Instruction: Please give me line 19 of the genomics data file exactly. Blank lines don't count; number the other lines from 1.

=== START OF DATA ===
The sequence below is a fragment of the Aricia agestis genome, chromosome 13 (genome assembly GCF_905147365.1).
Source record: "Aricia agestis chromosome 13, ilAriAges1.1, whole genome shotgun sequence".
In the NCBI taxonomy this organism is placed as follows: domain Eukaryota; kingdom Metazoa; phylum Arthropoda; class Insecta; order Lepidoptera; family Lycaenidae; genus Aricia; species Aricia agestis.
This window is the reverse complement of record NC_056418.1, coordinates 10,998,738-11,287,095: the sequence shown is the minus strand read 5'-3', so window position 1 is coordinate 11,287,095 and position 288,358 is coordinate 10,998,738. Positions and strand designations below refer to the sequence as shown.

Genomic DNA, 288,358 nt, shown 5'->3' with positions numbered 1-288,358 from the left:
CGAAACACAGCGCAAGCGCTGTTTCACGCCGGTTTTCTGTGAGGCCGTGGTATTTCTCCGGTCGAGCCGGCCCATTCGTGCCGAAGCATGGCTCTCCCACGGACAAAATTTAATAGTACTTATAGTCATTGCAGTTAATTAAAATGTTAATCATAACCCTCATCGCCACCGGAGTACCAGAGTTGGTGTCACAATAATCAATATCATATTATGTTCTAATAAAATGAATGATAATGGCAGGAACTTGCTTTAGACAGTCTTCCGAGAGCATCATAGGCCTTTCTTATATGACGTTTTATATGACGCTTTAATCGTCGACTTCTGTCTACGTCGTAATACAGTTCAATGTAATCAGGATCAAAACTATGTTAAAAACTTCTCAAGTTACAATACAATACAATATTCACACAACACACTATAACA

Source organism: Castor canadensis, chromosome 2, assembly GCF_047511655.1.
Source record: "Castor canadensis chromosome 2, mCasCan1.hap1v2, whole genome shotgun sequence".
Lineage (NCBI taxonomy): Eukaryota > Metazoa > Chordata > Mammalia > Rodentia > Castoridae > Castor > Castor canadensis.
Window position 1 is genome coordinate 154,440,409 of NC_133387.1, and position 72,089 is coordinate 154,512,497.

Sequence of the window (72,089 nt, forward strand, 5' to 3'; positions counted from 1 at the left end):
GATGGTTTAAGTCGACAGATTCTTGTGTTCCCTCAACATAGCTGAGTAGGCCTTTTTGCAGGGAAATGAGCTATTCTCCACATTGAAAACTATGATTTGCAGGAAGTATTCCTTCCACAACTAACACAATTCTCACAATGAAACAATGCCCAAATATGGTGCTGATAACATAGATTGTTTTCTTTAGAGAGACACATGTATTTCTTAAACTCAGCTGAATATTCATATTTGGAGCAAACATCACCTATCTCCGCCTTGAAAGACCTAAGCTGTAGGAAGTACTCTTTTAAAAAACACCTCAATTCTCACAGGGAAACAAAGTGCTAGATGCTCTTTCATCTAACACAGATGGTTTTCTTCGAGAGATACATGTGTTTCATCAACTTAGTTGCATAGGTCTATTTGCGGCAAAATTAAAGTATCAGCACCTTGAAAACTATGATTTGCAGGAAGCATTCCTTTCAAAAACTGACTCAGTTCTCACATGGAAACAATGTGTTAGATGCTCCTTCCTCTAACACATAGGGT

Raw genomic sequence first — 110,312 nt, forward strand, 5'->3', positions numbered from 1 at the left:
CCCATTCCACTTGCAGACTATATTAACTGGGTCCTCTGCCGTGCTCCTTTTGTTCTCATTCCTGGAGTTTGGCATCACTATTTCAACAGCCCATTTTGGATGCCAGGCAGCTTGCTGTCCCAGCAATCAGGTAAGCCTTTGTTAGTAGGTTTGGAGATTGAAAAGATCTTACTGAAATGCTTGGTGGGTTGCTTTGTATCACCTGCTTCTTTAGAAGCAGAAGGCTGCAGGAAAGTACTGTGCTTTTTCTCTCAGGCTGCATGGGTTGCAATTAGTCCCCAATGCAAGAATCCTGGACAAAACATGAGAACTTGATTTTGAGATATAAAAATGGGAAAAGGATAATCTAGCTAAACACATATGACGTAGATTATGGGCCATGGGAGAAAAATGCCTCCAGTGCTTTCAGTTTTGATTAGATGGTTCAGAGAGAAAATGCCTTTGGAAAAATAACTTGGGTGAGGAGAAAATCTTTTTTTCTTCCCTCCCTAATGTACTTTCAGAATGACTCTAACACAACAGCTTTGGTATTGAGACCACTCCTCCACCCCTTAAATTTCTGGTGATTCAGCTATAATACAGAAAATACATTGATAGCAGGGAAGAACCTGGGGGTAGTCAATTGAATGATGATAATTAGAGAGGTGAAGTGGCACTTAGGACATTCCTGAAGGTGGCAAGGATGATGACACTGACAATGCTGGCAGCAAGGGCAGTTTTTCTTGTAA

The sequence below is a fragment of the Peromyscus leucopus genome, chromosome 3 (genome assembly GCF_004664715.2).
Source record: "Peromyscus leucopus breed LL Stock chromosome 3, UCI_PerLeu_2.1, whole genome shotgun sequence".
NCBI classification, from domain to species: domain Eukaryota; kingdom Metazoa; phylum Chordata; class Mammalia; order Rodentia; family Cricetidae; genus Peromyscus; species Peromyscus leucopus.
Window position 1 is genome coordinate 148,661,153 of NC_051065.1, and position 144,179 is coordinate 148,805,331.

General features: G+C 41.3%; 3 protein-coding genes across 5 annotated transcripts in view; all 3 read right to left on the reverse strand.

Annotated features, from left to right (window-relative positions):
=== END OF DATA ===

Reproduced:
General features: G+C 41.3%; 3 protein-coding genes across 5 annotated transcripts in view; all 3 read right to left on the reverse strand.